- Although commonly believed to be Scotttish in origin, it may have actually had its early roots in Germany – Keeper of the estate; a bailiff; estate manager; sty keeper, steward; keeper of the household -(source Cecil O. Stewart USAF sharing what he was told on this name) "The first syllable 'Ste' was derived from the word 'Sty,' a place where pigs were kept. The syllable 'Wart' came from the word 'Ward' or 'Warden,' which meant 'Keeper or Overseer.' Putting the two syllables together, one gets 'Ste' (Sty) and 'Ward' (Ward or Warden). Thus, the name Stewart, actually means 'Sty Ward(en)' or literally, 'Warden of the Pig Sty." (Thanks Cecil O. Stewartl) -Many offices were hereditary in feudal as well as in later times. The Stewarts, for example, were the first to be named after their office alone. Although, the first Stewart, Alan, had a son who called himself Walter Fitz Alan, and his son called himself Alan Fitz-Walter. (excerpt from -England was at war with Germany. Germany won. The new german king installed his new government. England was divided up into many smaller areas, each of which was governed by a newly appointed "Stewart" (Kind of like a governor) The "Stewarts" reported to the king but they WERE NOT royalty, per se. They were his ex army generals, friends, etc. that were being repaid for past loyalty. Each "Stewart" then became a very powerful person/family, ruling over his appointed area with full authority of the king. Each "Stewart" had his own army as well as his own "TARTAN and Shield" with his own colors. That's why there is no such thing as "THE" Stewart TARTAN, but actually several, as each "STEWART" chose his own design and colors. His home/palace was called "The house of Stewart".(Like the Governors mansion) Eventually most of the "Stewarts" family and even some of the staff and other workers became known as "Stewarts" to some degree. Keep in mind that most people did not have 1st, middle, and last names, but were usually known as joe, tom, etc. son of who-ever. That's where the JohnSON, WilSON, etc. came from. So, many of those associated with the "Stewart" became known as Joe of the Stewart, Bill of the Stewart, etc. with the "of the" eventually getting dropped. Many "Stewarts" became very powerful in their own right and actually fought against each other over territory, more power, etc. - The Stewart family drew its claim to the throne of Scotland [and later England] through Marjorie Bruce's marriage to Walter High Steward of Scotland. This initial historical situation had nothing to do with England or a war with Germany. It wasn't until James IV's marriage to Margaret Tudor [daughter of Henry VII] that the monarchy of Scotland had a claim to the throne of England. Not until James VI of Scotland succeeded Elizabeth I of England did the Stewarts gain control of the English throne. The English never stood well with a Scot on their throne, so they got a Hanoverian cousin eventually to "stand in". The name Stewart is indeed occupational, as Dan Ogletree has pointed out. The reason it is the 3rd most common name in Scotland today obviously has nothing to do with Ellis Island. The custodians of forests, folks and estates were all called Stewarts.(source Gary Rutherford Harding) -(source David Stewart)Gary's facts start around 1000 AD, where as, mine go back to the saxon rulers (The Germanic Kingship I referred to earlier.) As you can see they started around 924. Perhaps you should read up on this era. You will find the title of STEWART was in use long before Walter Fitz Alan took the title. Surely you don't think he made it up just for himself. Actually the title of Stewart was long well known by all and his adoption of it only reflected its already established high status. It is about this time that the name/title STEWART began to take on ROYAL airs, which, however deserving, was still not true royalty. Royal lineage still requires a father-son line, not a high government official to appointed guardian line , which was the David I to Walter Fitz-Alan relationship.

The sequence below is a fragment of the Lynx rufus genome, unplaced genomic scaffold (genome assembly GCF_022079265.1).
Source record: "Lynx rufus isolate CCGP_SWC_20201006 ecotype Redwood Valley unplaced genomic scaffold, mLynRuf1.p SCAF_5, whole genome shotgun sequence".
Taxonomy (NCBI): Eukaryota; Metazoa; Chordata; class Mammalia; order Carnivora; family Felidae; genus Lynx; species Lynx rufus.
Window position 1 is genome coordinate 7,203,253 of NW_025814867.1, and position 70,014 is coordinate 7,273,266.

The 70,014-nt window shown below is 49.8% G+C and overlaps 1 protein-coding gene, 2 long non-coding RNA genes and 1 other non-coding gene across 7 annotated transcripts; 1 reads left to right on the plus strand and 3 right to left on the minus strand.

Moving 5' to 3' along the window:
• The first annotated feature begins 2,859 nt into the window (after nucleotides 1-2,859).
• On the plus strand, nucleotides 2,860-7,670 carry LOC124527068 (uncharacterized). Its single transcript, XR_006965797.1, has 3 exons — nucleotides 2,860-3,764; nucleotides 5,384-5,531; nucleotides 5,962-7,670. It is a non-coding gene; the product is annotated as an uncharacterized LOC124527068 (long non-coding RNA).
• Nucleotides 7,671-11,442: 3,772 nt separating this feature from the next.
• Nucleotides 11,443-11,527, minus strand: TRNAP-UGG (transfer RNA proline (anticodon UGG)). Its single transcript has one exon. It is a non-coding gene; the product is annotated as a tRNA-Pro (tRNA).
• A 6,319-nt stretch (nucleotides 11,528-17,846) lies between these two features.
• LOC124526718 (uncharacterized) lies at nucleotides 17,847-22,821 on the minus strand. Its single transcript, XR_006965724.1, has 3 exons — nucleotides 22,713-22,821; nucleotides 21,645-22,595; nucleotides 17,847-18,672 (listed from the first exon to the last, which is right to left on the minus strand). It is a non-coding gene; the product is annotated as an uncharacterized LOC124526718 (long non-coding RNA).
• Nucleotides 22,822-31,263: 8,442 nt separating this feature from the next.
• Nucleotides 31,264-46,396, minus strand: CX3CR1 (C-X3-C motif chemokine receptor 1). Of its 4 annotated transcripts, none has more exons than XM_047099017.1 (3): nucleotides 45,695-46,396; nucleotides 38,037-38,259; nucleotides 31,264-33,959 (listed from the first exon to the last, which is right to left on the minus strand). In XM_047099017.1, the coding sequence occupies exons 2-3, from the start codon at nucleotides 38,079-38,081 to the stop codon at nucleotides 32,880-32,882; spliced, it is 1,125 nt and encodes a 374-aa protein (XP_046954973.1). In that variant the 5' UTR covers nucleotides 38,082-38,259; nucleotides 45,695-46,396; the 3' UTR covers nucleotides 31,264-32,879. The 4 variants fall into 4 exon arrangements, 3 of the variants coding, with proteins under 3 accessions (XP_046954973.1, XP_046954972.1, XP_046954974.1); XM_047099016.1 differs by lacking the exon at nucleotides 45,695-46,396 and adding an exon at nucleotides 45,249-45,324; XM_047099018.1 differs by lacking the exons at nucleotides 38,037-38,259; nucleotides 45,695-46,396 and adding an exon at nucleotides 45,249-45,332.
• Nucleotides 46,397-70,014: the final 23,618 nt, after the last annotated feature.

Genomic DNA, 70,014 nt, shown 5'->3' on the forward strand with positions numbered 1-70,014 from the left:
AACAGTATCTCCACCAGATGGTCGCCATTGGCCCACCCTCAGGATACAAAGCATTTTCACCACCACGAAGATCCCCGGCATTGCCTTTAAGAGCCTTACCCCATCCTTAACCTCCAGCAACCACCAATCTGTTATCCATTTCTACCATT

-(source Gary Rutherford Harding AGAIN)OOld English "stiweard," which is a combination of "sti" or "stig," meaning "sty," and "weard," meaning "keeper" or "ward."  "stig" or "sti" also meant "hall" in Old English. The "stiweard" in those days was the man in charge of running the household affairs of the nobility, a sort of general manager of the manor or castle, and a very powerful man.  strd, sty-  1. One who manages another's property, finances, or other affairs.  2. One who is in charge of the household affairs of a large estate, club, hotel, or resort.  3. A ship's officer who is in charge of provisions and dining arrangements.  4. An attendant on a ship or airplane.  5. An official who supervises or helps to manage an event.  6. A shop steward.  7. A wine steward.  - - -  wer  DEFINITION: To perceive, watch out for.  Derivatives include wary, lord, reward, guard, and panorama.  I. O-grade form *wor-. 1. Suffixed form *wor-o-. a. wary, from Old English wær, watchful; b. aware, from Old English gewær, aware (ge-, collective and intensive prefix; see kom); c. ware2, from Old English warian, to beware. a–c all from Germanic *waraz.  2. Suffixed form wor-to-. a. (i) ward; lord, steward, from Old English weard, a watching, keeper; (ii) warder2, from Old English weardian, to ward, guard; b. warden; award, reward, wardrobe, from Old North French warder, to guard; c. guard; garderobe, regard, from Old French guarder,to guard; d. rearward2, from Anglo-Norman warde, guard. a–d all from Germanic *wardaz, guard, and *wardn, to guard.  3. ware1, from Old English waru, goods, protection, guard, from Germanic *war.  4. Suffixed form *wor-wo-. Arcturus, pylorus, from Greek ouros, a guard.  5. Probably variant *(s)wor-, *s(w)or-. ephor, panorama, from Greek horn, to see.  II. Suffixed (stative) form *wer--. revere1, from Latin verr, to respect, feel awe for. (Pokorny 8. er- 1164.)  5. Probably variant *(s)wor-, *s(w)or-. ephor, panorama, from Greek horn, to see.  II. Suffixed (stative) form *wer--. revere1, from Latin verr, to respect, feel awe for. (Pokorny 8. er- 1164.)  - Walter, the son of Fleance, and grand-son of Banquo, was created, by Malcom III. Lord High Steward of Scotland, from which office his family afterward took and retained the name of Stewart, and from them descended the royal family of Stuart  -The Stewart Clan is called the "Clan of Beggars and Kings." One side of the lineage is dirived from "Steward's" of the estates of the nobles of Great Britain. In this side of the clan the Stewart name eventually evolved. The other side of the Clan is made up of decendants of Mary Queen of Scots. These Stewart's are distantly related to the former Scottish Royal Family according to the Historical Research Center (Eddie Stewart). 

==notable family members==